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Tilleul Tea

VegetarianVeganDairy FreeGluten Free

The blossoms of the lime or linden tree are used to make a fragrant, calming tea which can be quite expensive to buy in the shops. If you happen to have lime trees growing nearby and can keep watch for when the blossoms open (they flower within a two-week window) you can make the tea for free. The soothing, sweet-scented infusion is said to aid relaxation and digestion and to have a range of health benefits and therapeutic properties.

For best results, gather the flowers when they have just opened. Harvest them during a dry spell or at least 24 hours after the last rainfall, in the morning if possible. Pick the flowers by pinching off the stems just above the lobed, pale green bracts, which are also used. Use the flowers fresh or dry them (see note below).

Makes : 1 mug
Prep : 1 minute + 5 minutes steeping
Cook :
  • Small handful of lime flowers
  • Honey, agave nectar or sugar to taste

Method

  1. Put the flowers into a mug. Pour over boiling water and cover the cup to stop the aromatic oils evaporating. Leave to infuse for at least 5 minutes.
  2. Add honey or sugar to taste – sometimes the flowers are sweet enough without – and drink.

Notes

To dry your harvest of lime flowers, lay a clean tea towel over a wire cooling rack. Set the rack in a well-ventilated area but out of direct sun, and spread out the flowers and leave them to dry. They should by dry enough within 3 days. Store in a sterilised airtight glass jar.

Credits

Recipe by Wild Food UK, photos and recipe development by Otherwise for Wild Food UK

COMMENTS

7 comments for Tilleul Tea

  1. Liz Green says:

    Do you use the green bracts on the flower stalks too?

    1. Eric Biggane says:

      Hi Liz, we do use the green bract as well.

  2. Diana says:

    Your picture seems to show the seed pods – can you use those as well? (They are on the bracts in September.) Do you use them “green” or should they ripen?

    1. Eric Biggane says:

      Hi Diana, I’ve been told, this Autumn, that just after the flowers drop the fruits taste of chocolate but I’ll have to wait until next May to confirm that.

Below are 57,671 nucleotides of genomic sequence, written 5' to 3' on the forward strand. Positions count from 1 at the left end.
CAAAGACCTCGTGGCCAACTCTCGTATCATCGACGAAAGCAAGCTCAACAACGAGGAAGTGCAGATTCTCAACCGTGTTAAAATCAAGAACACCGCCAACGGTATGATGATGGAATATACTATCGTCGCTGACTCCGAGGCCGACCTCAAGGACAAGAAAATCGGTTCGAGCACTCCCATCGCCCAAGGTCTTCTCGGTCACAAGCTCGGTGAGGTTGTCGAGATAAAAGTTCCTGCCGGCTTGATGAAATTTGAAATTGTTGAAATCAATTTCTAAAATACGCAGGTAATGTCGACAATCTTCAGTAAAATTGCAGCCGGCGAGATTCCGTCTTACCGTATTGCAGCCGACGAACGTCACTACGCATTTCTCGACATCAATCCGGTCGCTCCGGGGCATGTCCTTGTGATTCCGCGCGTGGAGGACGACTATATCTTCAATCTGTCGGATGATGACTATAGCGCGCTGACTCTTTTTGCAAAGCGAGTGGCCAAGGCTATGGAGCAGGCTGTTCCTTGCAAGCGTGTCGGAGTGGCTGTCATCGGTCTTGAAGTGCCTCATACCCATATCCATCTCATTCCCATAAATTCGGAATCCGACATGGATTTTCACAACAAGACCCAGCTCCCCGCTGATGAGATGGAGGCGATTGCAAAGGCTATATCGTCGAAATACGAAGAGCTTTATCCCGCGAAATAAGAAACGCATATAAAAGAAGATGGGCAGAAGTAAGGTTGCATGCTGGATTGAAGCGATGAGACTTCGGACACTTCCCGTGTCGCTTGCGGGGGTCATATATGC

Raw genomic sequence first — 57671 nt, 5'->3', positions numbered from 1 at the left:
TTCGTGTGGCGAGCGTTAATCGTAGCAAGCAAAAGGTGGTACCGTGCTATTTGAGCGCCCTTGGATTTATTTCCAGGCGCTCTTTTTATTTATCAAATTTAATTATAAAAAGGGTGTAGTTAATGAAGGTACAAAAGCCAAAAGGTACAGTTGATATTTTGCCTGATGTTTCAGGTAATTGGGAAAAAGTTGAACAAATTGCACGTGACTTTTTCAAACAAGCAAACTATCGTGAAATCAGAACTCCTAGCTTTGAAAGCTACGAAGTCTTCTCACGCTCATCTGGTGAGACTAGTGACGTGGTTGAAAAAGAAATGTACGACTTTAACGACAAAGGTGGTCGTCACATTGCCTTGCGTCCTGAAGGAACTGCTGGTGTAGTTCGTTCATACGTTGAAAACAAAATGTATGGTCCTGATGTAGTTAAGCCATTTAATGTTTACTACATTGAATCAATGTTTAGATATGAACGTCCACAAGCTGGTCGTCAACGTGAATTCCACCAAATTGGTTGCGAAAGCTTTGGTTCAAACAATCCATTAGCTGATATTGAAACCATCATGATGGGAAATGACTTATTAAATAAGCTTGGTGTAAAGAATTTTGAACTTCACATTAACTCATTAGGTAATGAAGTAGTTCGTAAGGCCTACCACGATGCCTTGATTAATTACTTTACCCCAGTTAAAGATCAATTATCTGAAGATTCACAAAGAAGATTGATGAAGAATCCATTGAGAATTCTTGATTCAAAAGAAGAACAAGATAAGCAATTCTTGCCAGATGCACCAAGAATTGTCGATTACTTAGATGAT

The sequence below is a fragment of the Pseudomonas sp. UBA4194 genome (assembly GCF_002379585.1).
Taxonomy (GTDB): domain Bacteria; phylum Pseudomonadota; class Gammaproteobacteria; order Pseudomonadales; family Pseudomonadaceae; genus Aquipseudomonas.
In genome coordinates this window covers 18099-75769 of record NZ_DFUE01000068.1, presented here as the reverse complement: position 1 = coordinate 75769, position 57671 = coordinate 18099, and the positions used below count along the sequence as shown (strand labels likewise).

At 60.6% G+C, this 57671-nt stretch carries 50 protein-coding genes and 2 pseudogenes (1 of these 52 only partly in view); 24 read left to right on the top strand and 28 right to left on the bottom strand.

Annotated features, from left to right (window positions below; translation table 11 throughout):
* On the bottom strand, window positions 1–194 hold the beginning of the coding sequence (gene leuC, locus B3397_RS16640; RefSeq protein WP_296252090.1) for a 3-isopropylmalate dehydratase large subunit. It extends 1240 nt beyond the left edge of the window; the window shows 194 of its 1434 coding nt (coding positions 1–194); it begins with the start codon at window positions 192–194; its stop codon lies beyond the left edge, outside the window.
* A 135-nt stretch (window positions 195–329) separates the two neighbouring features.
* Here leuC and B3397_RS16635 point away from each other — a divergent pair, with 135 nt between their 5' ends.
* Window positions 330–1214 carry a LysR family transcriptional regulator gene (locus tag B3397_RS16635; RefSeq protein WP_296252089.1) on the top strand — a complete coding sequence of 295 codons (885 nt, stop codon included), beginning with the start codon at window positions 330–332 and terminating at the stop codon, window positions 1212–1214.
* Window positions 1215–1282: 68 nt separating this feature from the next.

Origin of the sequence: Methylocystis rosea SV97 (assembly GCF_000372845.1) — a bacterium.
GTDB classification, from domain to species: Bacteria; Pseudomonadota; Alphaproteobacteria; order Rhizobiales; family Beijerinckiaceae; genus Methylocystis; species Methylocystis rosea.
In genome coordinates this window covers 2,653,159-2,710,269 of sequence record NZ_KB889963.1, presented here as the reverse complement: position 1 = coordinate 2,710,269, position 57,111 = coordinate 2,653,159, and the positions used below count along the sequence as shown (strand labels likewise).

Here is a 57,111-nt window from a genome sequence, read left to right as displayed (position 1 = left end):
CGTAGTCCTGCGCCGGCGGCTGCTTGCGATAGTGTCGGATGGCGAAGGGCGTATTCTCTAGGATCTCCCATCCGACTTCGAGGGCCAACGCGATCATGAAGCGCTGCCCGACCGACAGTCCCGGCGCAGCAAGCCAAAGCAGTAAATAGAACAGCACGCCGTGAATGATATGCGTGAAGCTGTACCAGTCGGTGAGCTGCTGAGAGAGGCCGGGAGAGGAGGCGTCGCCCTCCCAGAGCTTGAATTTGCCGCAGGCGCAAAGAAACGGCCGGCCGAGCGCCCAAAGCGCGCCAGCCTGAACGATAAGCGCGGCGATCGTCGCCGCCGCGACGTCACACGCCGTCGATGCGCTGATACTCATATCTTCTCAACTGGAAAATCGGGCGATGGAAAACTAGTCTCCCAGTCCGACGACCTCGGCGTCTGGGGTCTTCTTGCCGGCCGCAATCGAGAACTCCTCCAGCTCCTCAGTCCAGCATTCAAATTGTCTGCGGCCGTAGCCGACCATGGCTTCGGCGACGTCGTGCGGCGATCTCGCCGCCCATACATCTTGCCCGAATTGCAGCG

2. Simon Daley says:

      [photo has been changed since this comment was posted]

  3. John Hewett says:

    Those are not the seed pods, they are the unopened flowers. Typically there will be about one or two opened flowers in a cluster, and the rest are not yet opened, if you find the tree at just the right time. I’ve found a tree which seems to be just right today (11 July 2020), but from what I read online it seemed to say that only the first couple of days of flowering gives the best results in late spring/early summer. Maybe that was only for France and maybe our trees develop a bit later, or at least, this one is – one just along from it has almost finished flowering. Strange…

    Disclaimer: I’ve never actually made tilleul before. Doing it for the first time now

  4. Zuhal says:

    It is called “ihlamur” in Turkish. It is widely used instead of our normal tea. Put the leaves into a pot add some cinnamon sticks, cloves, piece of lemon then boil for a few minutes then serve with or without sugar. If preferred squeeze a drop of lemon. Do not discard the remaining leaves add some cold water and boil it again the colour turns into more like colour of black tea. It is also believed that it is a good aid for coughs and colds.

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